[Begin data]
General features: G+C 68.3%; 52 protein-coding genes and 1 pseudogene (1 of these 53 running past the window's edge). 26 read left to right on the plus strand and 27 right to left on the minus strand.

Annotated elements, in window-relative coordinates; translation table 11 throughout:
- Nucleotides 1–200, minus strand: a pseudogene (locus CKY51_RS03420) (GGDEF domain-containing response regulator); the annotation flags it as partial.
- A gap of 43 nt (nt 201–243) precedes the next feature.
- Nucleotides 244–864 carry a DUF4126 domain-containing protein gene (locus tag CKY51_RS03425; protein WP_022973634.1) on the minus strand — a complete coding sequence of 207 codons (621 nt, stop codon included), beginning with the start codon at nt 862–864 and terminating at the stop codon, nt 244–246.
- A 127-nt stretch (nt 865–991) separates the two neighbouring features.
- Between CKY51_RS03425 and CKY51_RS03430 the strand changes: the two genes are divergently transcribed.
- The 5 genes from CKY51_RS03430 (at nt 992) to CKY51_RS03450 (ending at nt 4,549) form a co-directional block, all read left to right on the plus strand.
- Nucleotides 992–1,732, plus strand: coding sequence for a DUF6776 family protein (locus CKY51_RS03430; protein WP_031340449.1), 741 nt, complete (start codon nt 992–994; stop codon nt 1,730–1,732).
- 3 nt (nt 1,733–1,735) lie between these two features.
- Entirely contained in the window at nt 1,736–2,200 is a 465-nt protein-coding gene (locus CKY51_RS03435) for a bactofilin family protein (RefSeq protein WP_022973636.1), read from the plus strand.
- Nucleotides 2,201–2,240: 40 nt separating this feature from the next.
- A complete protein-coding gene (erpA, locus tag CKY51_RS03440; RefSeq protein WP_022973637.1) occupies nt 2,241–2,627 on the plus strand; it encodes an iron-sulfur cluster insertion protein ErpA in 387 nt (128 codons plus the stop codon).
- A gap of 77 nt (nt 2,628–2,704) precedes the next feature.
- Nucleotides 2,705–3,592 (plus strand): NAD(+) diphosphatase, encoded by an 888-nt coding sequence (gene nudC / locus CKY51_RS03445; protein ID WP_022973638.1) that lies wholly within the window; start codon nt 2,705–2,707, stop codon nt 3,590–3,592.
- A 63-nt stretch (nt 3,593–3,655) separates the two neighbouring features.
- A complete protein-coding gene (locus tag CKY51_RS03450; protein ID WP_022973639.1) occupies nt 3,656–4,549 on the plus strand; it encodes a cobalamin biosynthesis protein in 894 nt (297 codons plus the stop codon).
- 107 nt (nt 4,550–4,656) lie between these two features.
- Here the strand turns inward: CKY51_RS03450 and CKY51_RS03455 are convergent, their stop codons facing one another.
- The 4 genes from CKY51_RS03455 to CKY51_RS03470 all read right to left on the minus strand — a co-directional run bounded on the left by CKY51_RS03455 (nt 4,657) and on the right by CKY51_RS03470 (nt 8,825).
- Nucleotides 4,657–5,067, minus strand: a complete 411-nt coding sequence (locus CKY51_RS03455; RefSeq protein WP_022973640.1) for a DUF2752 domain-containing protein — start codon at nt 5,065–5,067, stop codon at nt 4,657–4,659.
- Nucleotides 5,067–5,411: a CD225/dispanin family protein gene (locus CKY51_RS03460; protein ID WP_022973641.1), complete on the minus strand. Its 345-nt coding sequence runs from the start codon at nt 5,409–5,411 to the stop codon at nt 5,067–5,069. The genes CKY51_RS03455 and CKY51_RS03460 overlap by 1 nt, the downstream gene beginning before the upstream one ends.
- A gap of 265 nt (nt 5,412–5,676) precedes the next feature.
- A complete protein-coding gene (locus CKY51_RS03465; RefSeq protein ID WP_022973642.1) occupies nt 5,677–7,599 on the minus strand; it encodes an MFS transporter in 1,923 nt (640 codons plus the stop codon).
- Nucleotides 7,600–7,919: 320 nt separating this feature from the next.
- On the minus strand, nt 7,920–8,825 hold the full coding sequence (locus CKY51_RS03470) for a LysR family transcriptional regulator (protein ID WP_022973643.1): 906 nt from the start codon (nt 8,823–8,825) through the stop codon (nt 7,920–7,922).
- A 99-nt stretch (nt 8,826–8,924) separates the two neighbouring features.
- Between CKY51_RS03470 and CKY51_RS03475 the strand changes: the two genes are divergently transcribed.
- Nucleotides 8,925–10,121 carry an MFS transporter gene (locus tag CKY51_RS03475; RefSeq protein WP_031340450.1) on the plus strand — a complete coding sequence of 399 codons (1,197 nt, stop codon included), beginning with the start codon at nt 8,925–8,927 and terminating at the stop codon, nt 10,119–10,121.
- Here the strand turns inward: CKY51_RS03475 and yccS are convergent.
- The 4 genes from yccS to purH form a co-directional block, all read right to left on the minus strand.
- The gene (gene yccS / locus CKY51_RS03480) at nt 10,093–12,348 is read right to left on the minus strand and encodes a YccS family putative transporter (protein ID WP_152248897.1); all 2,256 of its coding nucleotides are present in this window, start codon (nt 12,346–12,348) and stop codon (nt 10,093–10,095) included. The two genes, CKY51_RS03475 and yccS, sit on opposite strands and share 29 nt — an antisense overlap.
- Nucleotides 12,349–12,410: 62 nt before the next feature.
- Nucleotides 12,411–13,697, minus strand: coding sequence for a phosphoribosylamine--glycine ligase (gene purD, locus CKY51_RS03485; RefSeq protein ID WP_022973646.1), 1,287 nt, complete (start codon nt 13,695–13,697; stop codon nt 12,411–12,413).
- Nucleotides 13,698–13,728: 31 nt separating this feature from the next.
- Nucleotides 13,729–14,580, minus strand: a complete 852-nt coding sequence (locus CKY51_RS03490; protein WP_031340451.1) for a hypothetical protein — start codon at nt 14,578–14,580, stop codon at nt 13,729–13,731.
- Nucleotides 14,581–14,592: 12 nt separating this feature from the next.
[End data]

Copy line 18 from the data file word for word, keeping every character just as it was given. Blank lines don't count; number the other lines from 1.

- 107 nt (nt 4,550–4,656) lie between these two features.